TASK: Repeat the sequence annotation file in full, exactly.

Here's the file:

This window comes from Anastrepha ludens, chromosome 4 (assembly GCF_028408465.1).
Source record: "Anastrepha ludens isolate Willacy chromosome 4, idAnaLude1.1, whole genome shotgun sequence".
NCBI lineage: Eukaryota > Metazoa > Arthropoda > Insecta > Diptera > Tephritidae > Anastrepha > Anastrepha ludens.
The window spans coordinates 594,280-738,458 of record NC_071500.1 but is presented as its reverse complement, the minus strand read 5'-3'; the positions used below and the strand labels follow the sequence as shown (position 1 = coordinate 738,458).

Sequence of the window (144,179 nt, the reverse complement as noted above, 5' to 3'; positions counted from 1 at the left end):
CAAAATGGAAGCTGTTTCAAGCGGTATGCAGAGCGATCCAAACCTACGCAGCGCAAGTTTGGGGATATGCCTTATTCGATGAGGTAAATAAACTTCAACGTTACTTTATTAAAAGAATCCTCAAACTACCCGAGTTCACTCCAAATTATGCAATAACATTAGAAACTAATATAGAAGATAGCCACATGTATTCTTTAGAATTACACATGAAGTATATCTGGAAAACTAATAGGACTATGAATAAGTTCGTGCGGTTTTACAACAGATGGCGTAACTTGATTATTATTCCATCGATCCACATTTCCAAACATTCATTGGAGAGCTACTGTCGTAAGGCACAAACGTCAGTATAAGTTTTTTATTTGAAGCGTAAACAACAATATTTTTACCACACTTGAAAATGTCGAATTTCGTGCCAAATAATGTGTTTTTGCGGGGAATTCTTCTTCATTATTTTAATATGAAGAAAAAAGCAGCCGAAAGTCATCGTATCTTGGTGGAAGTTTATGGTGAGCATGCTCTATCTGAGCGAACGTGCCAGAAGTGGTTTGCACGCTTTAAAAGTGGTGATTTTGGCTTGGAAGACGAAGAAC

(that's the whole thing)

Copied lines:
This window comes from Anastrepha ludens, chromosome 4 (assembly GCF_028408465.1).
Source record: "Anastrepha ludens isolate Willacy chromosome 4, idAnaLude1.1, whole genome shotgun sequence".
NCBI lineage: Eukaryota > Metazoa > Arthropoda > Insecta > Diptera > Tephritidae > Anastrepha > Anastrepha ludens.
The window spans coordinates 594,280-738,458 of record NC_071500.1 but is presented as its reverse complement, the minus strand read 5'-3'; the positions used below and the strand labels follow the sequence as shown (position 1 = coordinate 738,458).

Sequence of the window (144,179 nt, the reverse complement as noted above, 5' to 3'; positions counted from 1 at the left end):
CAAAATGGAAGCTGTTTCAAGCGGTATGCAGAGCGATCCAAACCTACGCAGCGCAAGTTTGGGGATATGCCTTATTCGATGAGGTAAATAAACTTCAACGTTACTTTATTAAAAGAATCCTCAAACTACCCGAGTTCACTCCAAATTATGCAATAACATTAGAAACTAATATAGAAGATAGCCACATGTATTCTTTAGAATTACACATGAAGTATATCTGGAAAACTAATAGGACTATGAATAAGTTCGTGCGGTTTTACAACAGATGGCGTAACTTGATTATTATTCCATCGATCCACATTTCCAAACATTCATTGGAGAGCTACTGTCGTAAGGCACAAACGTCAGTATAAGTTTTTTATTTGAAGCGTAAACAACAATATTTTTACCACACTTGAAAATGTCGAATTTCGTGCCAAATAATGTGTTTTTGCGGGGAATTCTTCTTCATTATTTTAATATGAAGAAAAAAGCAGCCGAAAGTCATCGTATCTTGGTGGAAGTTTATGGTGAGCATGCTCTATCTGAGCGAACGTGCCAGAAGTGGTTTGCACGCTTTAAAAGTGGTGATTTTGGCTTGGAAGACGAAGAAC